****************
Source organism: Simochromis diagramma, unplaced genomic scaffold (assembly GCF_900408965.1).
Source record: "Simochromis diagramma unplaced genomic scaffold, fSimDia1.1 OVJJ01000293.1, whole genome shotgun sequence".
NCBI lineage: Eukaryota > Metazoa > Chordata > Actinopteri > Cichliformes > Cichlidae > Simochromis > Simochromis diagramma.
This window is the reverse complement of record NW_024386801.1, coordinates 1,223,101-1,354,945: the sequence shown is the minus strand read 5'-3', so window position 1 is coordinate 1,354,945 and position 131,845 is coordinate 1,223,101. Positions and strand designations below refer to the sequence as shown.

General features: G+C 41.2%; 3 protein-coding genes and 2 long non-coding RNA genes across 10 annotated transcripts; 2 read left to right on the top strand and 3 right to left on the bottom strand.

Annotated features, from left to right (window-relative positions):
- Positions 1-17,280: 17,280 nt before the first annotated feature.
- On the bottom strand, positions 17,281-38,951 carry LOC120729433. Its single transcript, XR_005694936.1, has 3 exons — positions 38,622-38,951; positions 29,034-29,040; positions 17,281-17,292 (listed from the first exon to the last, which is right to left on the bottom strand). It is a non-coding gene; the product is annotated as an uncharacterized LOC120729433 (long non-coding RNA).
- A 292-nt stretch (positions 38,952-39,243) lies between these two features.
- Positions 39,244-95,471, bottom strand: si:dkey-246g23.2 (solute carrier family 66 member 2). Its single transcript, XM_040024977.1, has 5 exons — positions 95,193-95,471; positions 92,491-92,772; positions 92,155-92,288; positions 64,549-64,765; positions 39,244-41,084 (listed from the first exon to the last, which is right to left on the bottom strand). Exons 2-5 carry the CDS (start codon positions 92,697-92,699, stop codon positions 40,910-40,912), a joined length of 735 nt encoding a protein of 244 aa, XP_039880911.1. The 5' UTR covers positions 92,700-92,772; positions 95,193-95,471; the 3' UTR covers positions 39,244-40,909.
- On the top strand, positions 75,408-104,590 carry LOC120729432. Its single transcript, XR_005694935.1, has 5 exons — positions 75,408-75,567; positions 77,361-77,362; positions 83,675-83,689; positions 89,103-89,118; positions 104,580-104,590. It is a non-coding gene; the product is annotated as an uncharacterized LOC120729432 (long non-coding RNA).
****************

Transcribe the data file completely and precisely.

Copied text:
Source organism: Simochromis diagramma, unplaced genomic scaffold (assembly GCF_900408965.1).
Source record: "Simochromis diagramma unplaced genomic scaffold, fSimDia1.1 OVJJ01000293.1, whole genome shotgun sequence".
NCBI lineage: Eukaryota > Metazoa > Chordata > Actinopteri > Cichliformes > Cichlidae > Simochromis > Simochromis diagramma.
This window is the reverse complement of record NW_024386801.1, coordinates 1,223,101-1,354,945: the sequence shown is the minus strand read 5'-3', so window position 1 is coordinate 1,354,945 and position 131,845 is coordinate 1,223,101. Positions and strand designations below refer to the sequence as shown.

General features: G+C 41.2%; 3 protein-coding genes and 2 long non-coding RNA genes across 10 annotated transcripts; 2 read left to right on the top strand and 3 right to left on the bottom strand.

Annotated features, from left to right (window-relative positions):
- Positions 1-17,280: 17,280 nt before the first annotated feature.
- On the bottom strand, positions 17,281-38,951 carry LOC120729433. Its single transcript, XR_005694936.1, has 3 exons — positions 38,622-38,951; positions 29,034-29,040; positions 17,281-17,292 (listed from the first exon to the last, which is right to left on the bottom strand). It is a non-coding gene; the product is annotated as an uncharacterized LOC120729433 (long non-coding RNA).
- A 292-nt stretch (positions 38,952-39,243) lies between these two features.
- Positions 39,244-95,471, bottom strand: si:dkey-246g23.2 (solute carrier family 66 member 2). Its single transcript, XM_040024977.1, has 5 exons — positions 95,193-95,471; positions 92,491-92,772; positions 92,155-92,288; positions 64,549-64,765; positions 39,244-41,084 (listed from the first exon to the last, which is right to left on the bottom strand). Exons 2-5 carry the CDS (start codon positions 92,697-92,699, stop codon positions 40,910-40,912), a joined length of 735 nt encoding a protein of 244 aa, XP_039880911.1. The 5' UTR covers positions 92,700-92,772; positions 95,193-95,471; the 3' UTR covers positions 39,244-40,909.
- On the top strand, positions 75,408-104,590 carry LOC120729432. Its single transcript, XR_005694935.1, has 5 exons — positions 75,408-75,567; positions 77,361-77,362; positions 83,675-83,689; positions 89,103-89,118; positions 104,580-104,590. It is a non-coding gene; the product is annotated as an uncharacterized LOC120729432 (long non-coding RNA).